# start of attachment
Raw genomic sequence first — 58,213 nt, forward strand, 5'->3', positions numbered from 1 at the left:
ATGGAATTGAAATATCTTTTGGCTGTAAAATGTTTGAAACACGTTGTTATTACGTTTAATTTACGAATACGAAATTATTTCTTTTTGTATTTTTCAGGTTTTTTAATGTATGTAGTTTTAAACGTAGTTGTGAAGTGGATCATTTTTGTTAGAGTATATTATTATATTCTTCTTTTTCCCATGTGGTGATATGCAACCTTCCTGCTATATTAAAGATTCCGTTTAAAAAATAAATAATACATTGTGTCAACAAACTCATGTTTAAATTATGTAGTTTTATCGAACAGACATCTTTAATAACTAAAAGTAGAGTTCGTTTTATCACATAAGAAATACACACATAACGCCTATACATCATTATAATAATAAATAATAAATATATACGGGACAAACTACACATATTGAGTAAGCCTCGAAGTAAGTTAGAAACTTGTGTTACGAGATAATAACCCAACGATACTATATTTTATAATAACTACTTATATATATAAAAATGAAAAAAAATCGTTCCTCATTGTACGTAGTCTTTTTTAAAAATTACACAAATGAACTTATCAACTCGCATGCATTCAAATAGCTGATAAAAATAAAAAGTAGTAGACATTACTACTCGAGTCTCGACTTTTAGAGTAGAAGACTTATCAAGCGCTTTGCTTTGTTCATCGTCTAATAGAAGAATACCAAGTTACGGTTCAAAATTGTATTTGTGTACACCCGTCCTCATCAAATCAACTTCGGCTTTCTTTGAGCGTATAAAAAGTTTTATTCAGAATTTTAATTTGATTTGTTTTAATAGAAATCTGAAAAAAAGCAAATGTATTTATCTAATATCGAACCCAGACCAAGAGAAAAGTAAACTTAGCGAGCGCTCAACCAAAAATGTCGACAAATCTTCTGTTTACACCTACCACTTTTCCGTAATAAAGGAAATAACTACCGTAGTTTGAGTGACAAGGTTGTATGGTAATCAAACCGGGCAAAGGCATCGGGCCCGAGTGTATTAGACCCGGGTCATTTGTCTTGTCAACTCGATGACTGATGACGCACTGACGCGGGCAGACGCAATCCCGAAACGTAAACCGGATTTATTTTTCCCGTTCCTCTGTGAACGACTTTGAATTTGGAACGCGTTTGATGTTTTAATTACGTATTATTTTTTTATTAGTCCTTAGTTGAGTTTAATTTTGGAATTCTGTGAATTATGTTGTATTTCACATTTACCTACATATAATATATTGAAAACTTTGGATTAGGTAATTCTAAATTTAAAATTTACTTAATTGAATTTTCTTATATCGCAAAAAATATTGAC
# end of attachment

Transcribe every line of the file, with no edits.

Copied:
Raw genomic sequence first — 58,213 nt, forward strand, 5'->3', positions numbered from 1 at the left:
ATGGAATTGAAATATCTTTTGGCTGTAAAATGTTTGAAACACGTTGTTATTACGTTTAATTTACGAATACGAAATTATTTCTTTTTGTATTTTTCAGGTTTTTTAATGTATGTAGTTTTAAACGTAGTTGTGAAGTGGATCATTTTTGTTAGAGTATATTATTATATTCTTCTTTTTCCCATGTGGTGATATGCAACCTTCCTGCTATATTAAAGATTCCGTTTAAAAAATAAATAATACATTGTGTCAACAAACTCATGTTTAAATTATGTAGTTTTATCGAACAGACATCTTTAATAACTAAAAGTAGAGTTCGTTTTATCACATAAGAAATACACACATAACGCCTATACATCATTATAATAATAAATAATAAATATATACGGGACAAACTACACATATTGAGTAAGCCTCGAAGTAAGTTAGAAACTTGTGTTACGAGATAATAACCCAACGATACTATATTTTATAATAACTACTTATATATATAAAAATGAAAAAAAATCGTTCCTCATTGTACGTAGTCTTTTTTAAAAATTACACAAATGAACTTATCAACTCGCATGCATTCAAATAGCTGATAAAAATAAAAAGTAGTAGACATTACTACTCGAGTCTCGACTTTTAGAGTAGAAGACTTATCAAGCGCTTTGCTTTGTTCATCGTCTAATAGAAGAATACCAAGTTACGGTTCAAAATTGTATTTGTGTACACCCGTCCTCATCAAATCAACTTCGGCTTTCTTTGAGCGTATAAAAAGTTTTATTCAGAATTTTAATTTGATTTGTTTTAATAGAAATCTGAAAAAAAGCAAATGTATTTATCTAATATCGAACCCAGACCAAGAGAAAAGTAAACTTAGCGAGCGCTCAACCAAAAATGTCGACAAATCTTCTGTTTACACCTACCACTTTTCCGTAATAAAGGAAATAACTACCGTAGTTTGAGTGACAAGGTTGTATGGTAATCAAACCGGGCAAAGGCATCGGGCCCGAGTGTATTAGACCCGGGTCATTTGTCTTGTCAACTCGATGACTGATGACGCACTGACGCGGGCAGACGCAATCCCGAAACGTAAACCGGATTTATTTTTCCCGTTCCTCTGTGAACGACTTTGAATTTGGAACGCGTTTGATGTTTTAATTACGTATTATTTTTTTATTAGTCCTTAGTTGAGTTTAATTTTGGAATTCTGTGAATTATGTTGTATTTCACATTTACCTACATATAATATATTGAAAACTTTGGATTAGGTAATTCTAAATTTAAAATTTACTTAATTGAATTTTCTTATATCGCAAAAAATATTGAC